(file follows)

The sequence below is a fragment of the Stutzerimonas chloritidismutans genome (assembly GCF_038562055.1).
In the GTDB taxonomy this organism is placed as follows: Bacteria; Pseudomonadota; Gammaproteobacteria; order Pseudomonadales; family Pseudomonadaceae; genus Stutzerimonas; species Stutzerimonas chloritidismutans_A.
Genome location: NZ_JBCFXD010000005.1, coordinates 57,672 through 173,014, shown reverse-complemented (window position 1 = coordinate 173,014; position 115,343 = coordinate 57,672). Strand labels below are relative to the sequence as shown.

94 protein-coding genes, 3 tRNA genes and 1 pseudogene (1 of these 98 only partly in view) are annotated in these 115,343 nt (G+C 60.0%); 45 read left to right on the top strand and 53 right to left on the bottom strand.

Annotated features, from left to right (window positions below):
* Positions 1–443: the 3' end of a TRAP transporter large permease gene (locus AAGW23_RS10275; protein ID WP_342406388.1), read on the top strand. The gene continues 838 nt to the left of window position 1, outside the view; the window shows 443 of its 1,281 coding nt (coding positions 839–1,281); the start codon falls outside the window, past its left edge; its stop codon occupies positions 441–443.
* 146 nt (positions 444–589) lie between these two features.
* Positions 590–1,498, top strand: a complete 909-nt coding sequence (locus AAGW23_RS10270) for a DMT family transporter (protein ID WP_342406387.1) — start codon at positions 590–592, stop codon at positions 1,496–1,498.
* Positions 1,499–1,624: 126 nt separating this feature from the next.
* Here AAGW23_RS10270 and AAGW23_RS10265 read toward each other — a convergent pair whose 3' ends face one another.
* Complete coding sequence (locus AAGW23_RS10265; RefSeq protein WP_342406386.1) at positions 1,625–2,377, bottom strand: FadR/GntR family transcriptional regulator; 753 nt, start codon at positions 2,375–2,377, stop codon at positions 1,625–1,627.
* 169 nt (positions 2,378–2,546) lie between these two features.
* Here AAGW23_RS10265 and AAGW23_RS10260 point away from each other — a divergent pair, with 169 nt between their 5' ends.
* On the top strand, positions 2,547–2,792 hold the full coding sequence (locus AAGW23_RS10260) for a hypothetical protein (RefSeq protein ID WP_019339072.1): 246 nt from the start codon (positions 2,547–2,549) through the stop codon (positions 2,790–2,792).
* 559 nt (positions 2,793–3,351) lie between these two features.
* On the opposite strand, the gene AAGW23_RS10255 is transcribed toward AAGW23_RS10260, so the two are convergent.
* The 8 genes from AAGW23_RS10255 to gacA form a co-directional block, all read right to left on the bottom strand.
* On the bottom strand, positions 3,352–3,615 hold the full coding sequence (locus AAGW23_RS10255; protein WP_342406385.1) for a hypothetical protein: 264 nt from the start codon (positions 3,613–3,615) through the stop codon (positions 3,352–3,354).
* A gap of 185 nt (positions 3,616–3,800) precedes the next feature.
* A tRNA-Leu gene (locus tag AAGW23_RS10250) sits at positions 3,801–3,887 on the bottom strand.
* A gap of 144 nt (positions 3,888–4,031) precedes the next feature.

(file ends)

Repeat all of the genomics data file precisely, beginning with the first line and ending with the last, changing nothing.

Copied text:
The sequence below is a fragment of the Stutzerimonas chloritidismutans genome (assembly GCF_038562055.1).
In the GTDB taxonomy this organism is placed as follows: Bacteria; Pseudomonadota; Gammaproteobacteria; order Pseudomonadales; family Pseudomonadaceae; genus Stutzerimonas; species Stutzerimonas chloritidismutans_A.
Genome location: NZ_JBCFXD010000005.1, coordinates 57,672 through 173,014, shown reverse-complemented (window position 1 = coordinate 173,014; position 115,343 = coordinate 57,672). Strand labels below are relative to the sequence as shown.

94 protein-coding genes, 3 tRNA genes and 1 pseudogene (1 of these 98 only partly in view) are annotated in these 115,343 nt (G+C 60.0%); 45 read left to right on the top strand and 53 right to left on the bottom strand.

Annotated features, from left to right (window positions below):
* Positions 1–443: the 3' end of a TRAP transporter large permease gene (locus AAGW23_RS10275; protein ID WP_342406388.1), read on the top strand. The gene continues 838 nt to the left of window position 1, outside the view; the window shows 443 of its 1,281 coding nt (coding positions 839–1,281); the start codon falls outside the window, past its left edge; its stop codon occupies positions 441–443.
* 146 nt (positions 444–589) lie between these two features.
* Positions 590–1,498, top strand: a complete 909-nt coding sequence (locus AAGW23_RS10270) for a DMT family transporter (protein ID WP_342406387.1) — start codon at positions 590–592, stop codon at positions 1,496–1,498.
* Positions 1,499–1,624: 126 nt separating this feature from the next.
* Here AAGW23_RS10270 and AAGW23_RS10265 read toward each other — a convergent pair whose 3' ends face one another.
* Complete coding sequence (locus AAGW23_RS10265; RefSeq protein WP_342406386.1) at positions 1,625–2,377, bottom strand: FadR/GntR family transcriptional regulator; 753 nt, start codon at positions 2,375–2,377, stop codon at positions 1,625–1,627.
* 169 nt (positions 2,378–2,546) lie between these two features.
* Here AAGW23_RS10265 and AAGW23_RS10260 point away from each other — a divergent pair, with 169 nt between their 5' ends.
* On the top strand, positions 2,547–2,792 hold the full coding sequence (locus AAGW23_RS10260) for a hypothetical protein (RefSeq protein ID WP_019339072.1): 246 nt from the start codon (positions 2,547–2,549) through the stop codon (positions 2,790–2,792).
* 559 nt (positions 2,793–3,351) lie between these two features.
* On the opposite strand, the gene AAGW23_RS10255 is transcribed toward AAGW23_RS10260, so the two are convergent.
* The 8 genes from AAGW23_RS10255 to gacA form a co-directional block, all read right to left on the bottom strand.
* On the bottom strand, positions 3,352–3,615 hold the full coding sequence (locus AAGW23_RS10255; protein WP_342406385.1) for a hypothetical protein: 264 nt from the start codon (positions 3,613–3,615) through the stop codon (positions 3,352–3,354).
* A gap of 185 nt (positions 3,616–3,800) precedes the next feature.
* A tRNA-Leu gene (locus tag AAGW23_RS10250) sits at positions 3,801–3,887 on the bottom strand.
* A gap of 144 nt (positions 3,888–4,031) precedes the next feature.